Light therapy may offer a non-pharmacological treatment for pain


2017-02-28 21:43
Pain treatment

Researchers say there is a great deal of promise in light therapy for the treatment of chronic pain.

Chronic pain can be very debilitating. Drugs to treat pain carry with them the risk of a myriad of adverse side effects including addiction, tolerance and withdrawal. Non-pharmacological natural remedies to treat pain are therefore highly desirable.

Light therapy holds a great deal of promise for chronic pain

MedicalXpress has reported on research from the University of Arizona wherein researchers have come to the conclusion that light therapy holds a great deal of promise for chronic pain. This is very significant in view of the fact that greater than 100 million people across the United States suffer from chronic pain.

Chronic pain undermines productivity and quality of life. The emotional well being of people is torn apart by chronic pain. Many people suffering from chronic pain die prematurely from suicide or from accidental overdoses of drugs.

Researchers from the University of Arizona say they have found a non-pharmacological approach which offers promise for the management of chronic pain which is treatment with green light-emitting diodes (LED). In this study rats that were suffering from neuropathic pain that were covered in green LED displayed more tolerance for thermal and tactile stimulus than the rats that were not covered in green LED. There were no side effects and no tolerance with this treatment.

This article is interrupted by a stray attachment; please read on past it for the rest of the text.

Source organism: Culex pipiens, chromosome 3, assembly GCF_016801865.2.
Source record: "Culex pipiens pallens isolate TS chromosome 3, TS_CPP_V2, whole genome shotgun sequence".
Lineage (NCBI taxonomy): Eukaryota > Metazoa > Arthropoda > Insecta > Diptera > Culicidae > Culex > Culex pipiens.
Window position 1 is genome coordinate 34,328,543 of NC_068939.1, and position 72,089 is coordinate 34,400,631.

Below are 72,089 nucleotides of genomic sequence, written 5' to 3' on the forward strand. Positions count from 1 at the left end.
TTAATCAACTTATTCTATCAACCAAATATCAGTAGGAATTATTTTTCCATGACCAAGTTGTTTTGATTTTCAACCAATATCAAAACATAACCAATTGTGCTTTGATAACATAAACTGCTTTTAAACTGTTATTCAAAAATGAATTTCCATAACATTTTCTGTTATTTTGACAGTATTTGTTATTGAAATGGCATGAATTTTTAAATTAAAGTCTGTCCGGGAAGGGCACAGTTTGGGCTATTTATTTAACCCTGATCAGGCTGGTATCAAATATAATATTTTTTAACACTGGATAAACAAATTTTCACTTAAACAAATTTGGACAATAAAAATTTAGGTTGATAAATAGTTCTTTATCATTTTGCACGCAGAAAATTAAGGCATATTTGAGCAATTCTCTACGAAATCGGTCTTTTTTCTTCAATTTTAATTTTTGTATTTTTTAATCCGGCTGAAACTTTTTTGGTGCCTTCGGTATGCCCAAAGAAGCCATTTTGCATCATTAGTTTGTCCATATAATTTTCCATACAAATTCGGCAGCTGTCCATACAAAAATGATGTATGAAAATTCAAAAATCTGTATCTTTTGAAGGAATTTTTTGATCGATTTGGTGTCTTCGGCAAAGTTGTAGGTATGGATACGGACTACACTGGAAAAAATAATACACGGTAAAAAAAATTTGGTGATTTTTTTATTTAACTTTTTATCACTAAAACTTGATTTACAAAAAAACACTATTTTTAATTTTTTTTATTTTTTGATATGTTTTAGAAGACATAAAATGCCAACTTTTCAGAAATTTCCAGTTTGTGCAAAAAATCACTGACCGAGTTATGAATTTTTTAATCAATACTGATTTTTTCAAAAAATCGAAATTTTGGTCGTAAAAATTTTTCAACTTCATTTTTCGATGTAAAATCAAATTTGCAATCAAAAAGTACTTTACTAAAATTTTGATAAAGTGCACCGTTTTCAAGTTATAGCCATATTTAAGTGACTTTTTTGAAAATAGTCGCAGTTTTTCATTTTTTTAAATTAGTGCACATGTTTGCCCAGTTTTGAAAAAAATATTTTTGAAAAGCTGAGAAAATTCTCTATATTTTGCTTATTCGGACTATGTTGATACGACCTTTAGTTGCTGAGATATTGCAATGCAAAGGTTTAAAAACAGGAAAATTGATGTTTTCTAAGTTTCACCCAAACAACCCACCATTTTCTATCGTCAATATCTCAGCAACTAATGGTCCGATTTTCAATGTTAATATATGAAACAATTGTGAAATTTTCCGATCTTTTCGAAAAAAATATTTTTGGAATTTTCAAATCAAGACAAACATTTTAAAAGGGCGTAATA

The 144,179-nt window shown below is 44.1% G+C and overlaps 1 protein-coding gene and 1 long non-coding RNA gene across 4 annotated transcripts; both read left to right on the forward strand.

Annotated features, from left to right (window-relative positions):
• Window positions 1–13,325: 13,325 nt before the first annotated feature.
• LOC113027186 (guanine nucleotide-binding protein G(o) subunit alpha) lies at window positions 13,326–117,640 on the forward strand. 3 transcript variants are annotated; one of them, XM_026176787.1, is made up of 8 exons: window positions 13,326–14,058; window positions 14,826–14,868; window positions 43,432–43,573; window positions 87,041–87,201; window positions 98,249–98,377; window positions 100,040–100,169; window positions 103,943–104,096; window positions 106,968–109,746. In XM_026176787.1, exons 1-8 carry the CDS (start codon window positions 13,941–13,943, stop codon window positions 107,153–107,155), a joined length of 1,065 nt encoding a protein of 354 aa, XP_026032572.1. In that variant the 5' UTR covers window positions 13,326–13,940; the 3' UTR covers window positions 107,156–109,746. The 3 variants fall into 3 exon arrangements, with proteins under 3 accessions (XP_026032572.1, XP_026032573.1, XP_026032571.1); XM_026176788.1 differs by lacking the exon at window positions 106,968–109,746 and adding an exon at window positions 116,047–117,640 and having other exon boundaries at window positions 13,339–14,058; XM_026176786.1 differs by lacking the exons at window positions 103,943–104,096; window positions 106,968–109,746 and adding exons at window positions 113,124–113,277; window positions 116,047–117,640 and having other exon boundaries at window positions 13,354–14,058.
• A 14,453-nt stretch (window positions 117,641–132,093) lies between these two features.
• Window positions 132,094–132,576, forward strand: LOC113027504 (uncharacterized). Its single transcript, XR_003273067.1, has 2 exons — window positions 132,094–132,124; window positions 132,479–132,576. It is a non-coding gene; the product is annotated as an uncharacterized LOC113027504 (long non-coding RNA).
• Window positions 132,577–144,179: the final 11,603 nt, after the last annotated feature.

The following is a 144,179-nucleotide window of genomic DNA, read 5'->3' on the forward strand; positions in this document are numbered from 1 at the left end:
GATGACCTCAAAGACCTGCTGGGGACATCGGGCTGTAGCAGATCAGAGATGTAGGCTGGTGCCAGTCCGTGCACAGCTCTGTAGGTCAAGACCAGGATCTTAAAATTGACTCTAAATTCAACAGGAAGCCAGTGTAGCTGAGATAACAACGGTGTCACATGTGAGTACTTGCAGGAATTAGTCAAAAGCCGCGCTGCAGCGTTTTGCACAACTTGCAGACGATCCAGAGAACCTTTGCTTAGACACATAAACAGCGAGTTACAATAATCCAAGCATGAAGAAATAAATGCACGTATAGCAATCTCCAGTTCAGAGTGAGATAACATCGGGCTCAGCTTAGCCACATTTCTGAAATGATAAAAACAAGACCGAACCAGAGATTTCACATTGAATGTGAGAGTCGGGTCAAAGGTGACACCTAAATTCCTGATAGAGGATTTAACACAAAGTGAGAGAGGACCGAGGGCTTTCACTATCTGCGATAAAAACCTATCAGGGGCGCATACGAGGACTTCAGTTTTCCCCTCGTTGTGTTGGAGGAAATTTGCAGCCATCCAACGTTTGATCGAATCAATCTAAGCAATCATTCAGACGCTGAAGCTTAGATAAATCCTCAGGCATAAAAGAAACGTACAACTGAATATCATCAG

Chronic pain is a very serious condition which afflicts millions of people

Mohab Ibrahim, who is a UA assistant professor of Anesthesiology and Pharmacology and lead author of this study, highlights that chronic pain is a very serious condition which afflicts millions of people. The opioids which are often used to treat chronic pain are generally associated with very serious side effects. Green LED treatment offers a safer and effective approach to this problem.

Rajesh Khanna, a UA associate professor of Pharmacology and senior author of the study, has said although it is clear green LED has pain relieving qualities it is not exactly clear how this works. From early studies in rats it appears levels of circulating endogenous opioids are increased by green light. Further studies are needed to determine if this happens in people.

This study has been published in the journal Pain. Pain is a serious problem in the USA with between 261 to 300 billion dollars spent a year to manage pain. LED light therapy offers hope as a stand alone treatment for pain or when used together with other treatments which includes physical therapy or low-dose analgesics.

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